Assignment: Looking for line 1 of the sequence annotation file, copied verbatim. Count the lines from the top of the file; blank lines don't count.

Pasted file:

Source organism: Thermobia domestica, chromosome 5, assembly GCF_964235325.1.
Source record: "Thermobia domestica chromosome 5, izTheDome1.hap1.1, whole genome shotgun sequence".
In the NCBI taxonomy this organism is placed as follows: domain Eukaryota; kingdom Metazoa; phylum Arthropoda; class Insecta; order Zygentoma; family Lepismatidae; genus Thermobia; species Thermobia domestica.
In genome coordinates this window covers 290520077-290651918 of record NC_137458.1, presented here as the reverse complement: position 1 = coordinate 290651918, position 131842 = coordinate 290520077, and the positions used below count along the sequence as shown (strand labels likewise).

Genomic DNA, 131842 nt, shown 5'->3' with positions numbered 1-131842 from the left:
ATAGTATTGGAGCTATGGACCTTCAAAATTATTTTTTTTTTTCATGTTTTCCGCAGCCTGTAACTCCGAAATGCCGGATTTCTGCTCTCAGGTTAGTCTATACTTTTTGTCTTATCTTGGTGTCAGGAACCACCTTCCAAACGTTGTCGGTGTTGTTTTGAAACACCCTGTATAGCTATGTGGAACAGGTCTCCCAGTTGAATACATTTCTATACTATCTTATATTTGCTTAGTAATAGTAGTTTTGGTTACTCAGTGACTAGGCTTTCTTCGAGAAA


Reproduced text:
Source organism: Thermobia domestica, chromosome 5, assembly GCF_964235325.1.